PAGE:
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Examining Skin: A Functional Barrier

By: Marie Alice Dibon, PharmD
Posted: March 2, 2012, from the March 2012 issue of GCI Magazine.

page 8 of 13

The keratinization process, which allows for keratinocytes to turn into corneocytes is a complicated one, dependent on many factors.

During the movement upward of the epidermal cells to the skin surface, as they enter the granular layer, the keratinization process is in its fullest. The cells become harder because their envelopes’ keratin level increases tremendously.

So, very simply, the differentiation process is inversely proportional to the proliferation process. When the proliferation increases, the differentiation processes decrease, and so does the keratinization. Conversely, when proliferation decreases, the differentiation processes increase.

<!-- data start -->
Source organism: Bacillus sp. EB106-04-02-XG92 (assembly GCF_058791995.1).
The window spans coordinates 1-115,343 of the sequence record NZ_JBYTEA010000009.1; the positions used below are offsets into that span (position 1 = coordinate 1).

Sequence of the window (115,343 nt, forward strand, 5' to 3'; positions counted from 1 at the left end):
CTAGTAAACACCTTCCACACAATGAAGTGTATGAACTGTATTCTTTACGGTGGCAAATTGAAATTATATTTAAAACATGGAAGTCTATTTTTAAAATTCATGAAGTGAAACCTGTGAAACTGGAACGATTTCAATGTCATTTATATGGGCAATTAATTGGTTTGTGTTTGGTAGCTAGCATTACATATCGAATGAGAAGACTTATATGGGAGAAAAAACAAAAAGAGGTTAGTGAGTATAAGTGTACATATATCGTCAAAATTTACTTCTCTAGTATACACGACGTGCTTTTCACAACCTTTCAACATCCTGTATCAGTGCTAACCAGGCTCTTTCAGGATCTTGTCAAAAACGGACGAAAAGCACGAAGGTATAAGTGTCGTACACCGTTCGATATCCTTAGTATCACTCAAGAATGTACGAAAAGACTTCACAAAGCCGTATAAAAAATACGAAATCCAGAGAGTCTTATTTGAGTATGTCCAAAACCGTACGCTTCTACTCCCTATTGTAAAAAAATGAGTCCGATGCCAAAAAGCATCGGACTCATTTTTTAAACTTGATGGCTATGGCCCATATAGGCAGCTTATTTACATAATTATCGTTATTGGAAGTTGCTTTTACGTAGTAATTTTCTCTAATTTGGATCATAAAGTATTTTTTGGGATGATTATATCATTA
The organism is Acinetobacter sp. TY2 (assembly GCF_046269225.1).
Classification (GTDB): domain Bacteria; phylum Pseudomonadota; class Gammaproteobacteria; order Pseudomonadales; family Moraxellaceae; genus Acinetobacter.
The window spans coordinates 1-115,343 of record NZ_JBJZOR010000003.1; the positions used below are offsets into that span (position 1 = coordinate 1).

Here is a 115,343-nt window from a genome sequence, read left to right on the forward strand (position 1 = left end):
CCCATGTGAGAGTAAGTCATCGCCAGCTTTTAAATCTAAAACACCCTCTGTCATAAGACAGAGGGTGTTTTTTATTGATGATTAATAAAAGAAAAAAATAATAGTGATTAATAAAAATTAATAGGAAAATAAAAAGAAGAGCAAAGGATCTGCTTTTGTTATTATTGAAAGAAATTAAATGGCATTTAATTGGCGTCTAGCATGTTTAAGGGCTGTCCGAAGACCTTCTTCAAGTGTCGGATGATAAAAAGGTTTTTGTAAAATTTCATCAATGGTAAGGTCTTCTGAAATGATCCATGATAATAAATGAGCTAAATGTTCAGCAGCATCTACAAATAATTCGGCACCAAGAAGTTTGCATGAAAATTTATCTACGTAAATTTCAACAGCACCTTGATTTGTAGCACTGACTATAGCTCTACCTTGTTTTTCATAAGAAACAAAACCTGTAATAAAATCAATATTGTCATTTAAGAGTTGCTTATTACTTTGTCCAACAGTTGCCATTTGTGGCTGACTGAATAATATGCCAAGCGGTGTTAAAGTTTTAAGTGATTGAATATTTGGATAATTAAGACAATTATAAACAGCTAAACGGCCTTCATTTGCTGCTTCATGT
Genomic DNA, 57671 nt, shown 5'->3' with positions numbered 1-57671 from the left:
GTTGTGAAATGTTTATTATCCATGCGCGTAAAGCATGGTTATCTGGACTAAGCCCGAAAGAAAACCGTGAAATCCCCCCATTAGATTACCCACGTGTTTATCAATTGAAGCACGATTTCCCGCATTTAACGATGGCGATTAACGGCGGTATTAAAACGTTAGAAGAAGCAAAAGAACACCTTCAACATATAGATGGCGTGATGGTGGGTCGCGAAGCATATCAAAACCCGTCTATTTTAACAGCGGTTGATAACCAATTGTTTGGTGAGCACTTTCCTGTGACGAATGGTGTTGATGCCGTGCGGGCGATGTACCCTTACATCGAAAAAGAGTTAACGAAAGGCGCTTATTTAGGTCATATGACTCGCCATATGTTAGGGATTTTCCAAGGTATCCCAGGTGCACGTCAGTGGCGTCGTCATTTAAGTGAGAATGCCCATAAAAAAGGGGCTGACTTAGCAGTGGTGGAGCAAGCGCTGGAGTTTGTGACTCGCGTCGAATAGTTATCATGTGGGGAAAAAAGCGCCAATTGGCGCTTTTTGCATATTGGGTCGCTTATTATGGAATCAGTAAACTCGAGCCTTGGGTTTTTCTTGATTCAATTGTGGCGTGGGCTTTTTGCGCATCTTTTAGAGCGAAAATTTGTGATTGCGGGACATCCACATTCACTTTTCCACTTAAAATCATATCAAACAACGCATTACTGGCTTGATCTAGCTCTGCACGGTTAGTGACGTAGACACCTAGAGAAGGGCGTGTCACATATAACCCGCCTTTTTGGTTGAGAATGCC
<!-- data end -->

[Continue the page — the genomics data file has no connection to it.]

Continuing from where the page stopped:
It sounds perfectly logical that if you force the skin into proliferating more, it produces more new cells that, thusly, need to move up faster and push the old ones out faster. However, there is less time to move up and cover the same distance—resulting in less time for differentiation, keratinization, lipid mantle secretion, etc.

We can then conclude that stimulating proliferation too much can only affect the barrier function in the short- or even long-term, as long as the treatment lasts.

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